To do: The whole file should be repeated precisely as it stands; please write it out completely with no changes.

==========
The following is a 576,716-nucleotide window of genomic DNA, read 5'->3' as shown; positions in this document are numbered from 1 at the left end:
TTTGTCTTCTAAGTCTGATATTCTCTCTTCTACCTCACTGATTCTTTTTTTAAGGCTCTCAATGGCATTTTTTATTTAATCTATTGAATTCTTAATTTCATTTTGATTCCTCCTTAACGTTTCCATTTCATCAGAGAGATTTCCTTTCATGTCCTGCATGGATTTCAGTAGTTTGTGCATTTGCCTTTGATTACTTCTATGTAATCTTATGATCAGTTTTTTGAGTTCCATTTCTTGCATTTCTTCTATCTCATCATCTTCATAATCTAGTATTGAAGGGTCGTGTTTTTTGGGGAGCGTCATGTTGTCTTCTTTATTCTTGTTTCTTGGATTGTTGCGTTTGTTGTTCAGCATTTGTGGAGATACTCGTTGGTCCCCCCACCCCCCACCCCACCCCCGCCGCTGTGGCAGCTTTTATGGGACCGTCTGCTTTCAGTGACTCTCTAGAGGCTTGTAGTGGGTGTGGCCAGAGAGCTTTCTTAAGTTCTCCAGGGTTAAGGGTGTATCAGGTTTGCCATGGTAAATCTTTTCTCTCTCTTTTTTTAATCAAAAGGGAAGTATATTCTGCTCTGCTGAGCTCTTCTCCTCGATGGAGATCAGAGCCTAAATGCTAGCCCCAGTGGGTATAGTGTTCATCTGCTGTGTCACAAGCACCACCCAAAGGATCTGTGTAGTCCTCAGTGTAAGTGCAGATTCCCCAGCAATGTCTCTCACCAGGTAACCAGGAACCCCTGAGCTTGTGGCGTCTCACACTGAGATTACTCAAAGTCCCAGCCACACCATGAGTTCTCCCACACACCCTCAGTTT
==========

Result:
The following is a 576,716-nucleotide window of genomic DNA, read 5'->3' as shown; positions in this document are numbered from 1 at the left end:
TTTGTCTTCTAAGTCTGATATTCTCTCTTCTACCTCACTGATTCTTTTTTTAAGGCTCTCAATGGCATTTTTTATTTAATCTATTGAATTCTTAATTTCATTTTGATTCCTCCTTAACGTTTCCATTTCATCAGAGAGATTTCCTTTCATGTCCTGCATGGATTTCAGTAGTTTGTGCATTTGCCTTTGATTACTTCTATGTAATCTTATGATCAGTTTTTTGAGTTCCATTTCTTGCATTTCTTCTATCTCATCATCTTCATAATCTAGTATTGAAGGGTCGTGTTTTTTGGGGAGCGTCATGTTGTCTTCTTTATTCTTGTTTCTTGGATTGTTGCGTTTGTTGTTCAGCATTTGTGGAGATACTCGTTGGTCCCCCCACCCCCCACCCCACCCCCGCCGCTGTGGCAGCTTTTATGGGACCGTCTGCTTTCAGTGACTCTCTAGAGGCTTGTAGTGGGTGTGGCCAGAGAGCTTTCTTAAGTTCTCCAGGGTTAAGGGTGTATCAGGTTTGCCATGGTAAATCTTTTCTCTCTCTTTTTTTAATCAAAAGGGAAGTATATTCTGCTCTGCTGAGCTCTTCTCCTCGATGGAGATCAGAGCCTAAATGCTAGCCCCAGTGGGTATAGTGTTCATCTGCTGTGTCACAAGCACCACCCAAAGGATCTGTGTAGTCCTCAGTGTAAGTGCAGATTCCCCAGCAATGTCTCTCACCAGGTAACCAGGAACCCCTGAGCTTGTGGCGTCTCACACTGAGATTACTCAAAGTCCCAGCCACACCATGAGTTCTCCCACACACCCTCAGTTT